If you were a young Christian in the 1980s, you were probably forced to go to church camp; I know I was. There was something about getting away from the world, commune with God in nature, and save some souls. The church’s odd yet unique culture is the central focus of co-writers/co-directors Eric Scott Johnson and Eric Machiela’s feature film, Camp Manna.
Our story follows a 15-year-old kid named Ian Fletcher (Luke Klein), orphaned after a tragic baptism experience. He now lives with his aunt and uncle in Florida. Shortly after his arrival, Ian is sent to Camp Manna in hopes that he’ll find the salvation that has so far eluded him.
The camp is run by a PTSD-stricken veteran, Cujo (Gary Busey). After an anxiety-driven breakdown, God granted Cujo the idea of the God Games, a Biblically-themed Olympic competition pitting cabin against cabin to see who will become true “men of faith.” The winning counselor, at the end of the week, earns a college scholarship. Ian finds himself with counselor Bradley Sommers (Evan Koons), representing the Passover Privates.
Bradley is sort of a dweeb and, at times, angry with God for giving him the weakest kids in camp. Meanwhile, over at the Righteous Regiment cabin is the “cool” counselor Clayton Vance (Jimmy Tatro). He seizes the opportunity to take the non-believer Ian under his wing in hopes that Clayton can add another soul to his salvation tattoo.
“…the God Games, a Biblically-themed Olympic competition…”
Camp Manna is not a “faith” film, a Christian version of Meatballs, but without Bill Murray. There are no altar calls, and the Christian camp songs are incredibly annoying. If anything, Johnson and Machiela take great joy in satirizing the Evangelical Christian culture of the 80s. Its humor comes from the idea of what would happen if you took God out of a Christian camp.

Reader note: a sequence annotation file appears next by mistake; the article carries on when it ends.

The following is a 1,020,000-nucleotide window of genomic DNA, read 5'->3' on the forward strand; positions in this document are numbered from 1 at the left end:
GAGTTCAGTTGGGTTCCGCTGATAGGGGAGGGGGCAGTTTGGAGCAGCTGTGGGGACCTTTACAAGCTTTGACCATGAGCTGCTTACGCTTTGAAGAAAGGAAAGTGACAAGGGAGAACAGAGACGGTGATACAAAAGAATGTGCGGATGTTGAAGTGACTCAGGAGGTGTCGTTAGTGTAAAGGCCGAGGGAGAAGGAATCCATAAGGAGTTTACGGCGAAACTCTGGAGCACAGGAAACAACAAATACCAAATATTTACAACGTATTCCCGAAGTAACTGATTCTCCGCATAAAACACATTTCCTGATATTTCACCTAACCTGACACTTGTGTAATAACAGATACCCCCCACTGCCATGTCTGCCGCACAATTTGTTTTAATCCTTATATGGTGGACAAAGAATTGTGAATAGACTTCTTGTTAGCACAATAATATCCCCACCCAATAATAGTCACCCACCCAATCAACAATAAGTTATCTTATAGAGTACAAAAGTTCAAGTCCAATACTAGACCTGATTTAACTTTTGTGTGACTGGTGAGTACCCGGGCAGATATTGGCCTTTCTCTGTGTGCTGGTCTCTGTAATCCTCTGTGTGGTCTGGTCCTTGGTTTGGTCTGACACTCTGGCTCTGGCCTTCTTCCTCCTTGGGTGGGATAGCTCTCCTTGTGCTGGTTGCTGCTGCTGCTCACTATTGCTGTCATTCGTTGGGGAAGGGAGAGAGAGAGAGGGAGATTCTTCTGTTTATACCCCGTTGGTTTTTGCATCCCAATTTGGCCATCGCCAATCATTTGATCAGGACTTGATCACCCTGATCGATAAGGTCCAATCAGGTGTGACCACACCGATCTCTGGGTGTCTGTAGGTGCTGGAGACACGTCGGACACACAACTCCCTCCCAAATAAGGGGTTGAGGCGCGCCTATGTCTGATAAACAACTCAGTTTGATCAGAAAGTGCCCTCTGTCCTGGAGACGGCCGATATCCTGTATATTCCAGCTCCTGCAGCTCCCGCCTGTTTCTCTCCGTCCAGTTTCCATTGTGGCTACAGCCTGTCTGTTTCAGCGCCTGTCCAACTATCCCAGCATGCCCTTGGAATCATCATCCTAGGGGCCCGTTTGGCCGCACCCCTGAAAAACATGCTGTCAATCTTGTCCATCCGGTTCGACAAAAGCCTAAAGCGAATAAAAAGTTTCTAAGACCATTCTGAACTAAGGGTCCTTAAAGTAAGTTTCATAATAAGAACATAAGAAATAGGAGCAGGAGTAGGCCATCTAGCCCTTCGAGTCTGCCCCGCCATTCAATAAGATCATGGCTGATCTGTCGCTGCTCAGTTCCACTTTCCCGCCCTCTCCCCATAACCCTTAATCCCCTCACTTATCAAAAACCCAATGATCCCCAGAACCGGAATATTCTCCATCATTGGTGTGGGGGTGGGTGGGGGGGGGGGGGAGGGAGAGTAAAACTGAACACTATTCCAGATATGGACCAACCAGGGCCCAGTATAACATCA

First, there’s the omnipresent Christianese or Godly words and phrases to remind everyone that you’re a better Christian than the guy next to you. Second, there’s the blatant passive-aggressiveness when non-believer Ian becomes the salvation project for half the camp. Lastly, there’s the constant feeling of working out one’s salvation as Bradley cares only about not losing the God Games for another year or Clayton’s need to always racking up his salvation count. Essentially, this is your typical high school camp where everyone throws Christian lingo and cliches with zero self-awareness.
Though a lot of the jokes are a little too inside baseball, I laughed out loud at many slap-stick moments from The God Games themselves. There’s a lot of cartoon violence throughout Camp Manna, particularly when Bradley gets nailed in the ear by a well-connected golfball. The dangerous shenanigans involving a giant inflatable blob in the middle of the lake are also quite amusing.
If you’ve followed Gary Busey’s career these last few years, you know that it’s not been easy for him after he was in a motorcycle accident. Going against type, Cujo is not the evil camp dictator nor angelic wise-man. Instead, Busey plays him as a sweet gentleman with crazy ideas for the God Games that would ultimately become an insurance nightmare. However, Busey does have a touching moment with Kelin’s Ian, where he rattles off some of his infamous acronyms as inspiration to the young lad.
Camp Manna is a light comedy that doesn’t hit you over the head like a fifty-pound King James Bible. Nor is it an indictment on Christianity and its followers. Instead, it’s good clean fun, though maybe a little too tame for those looking for big laughs.
"…doesn't hit you over the head like a fifty-pound King James Bible."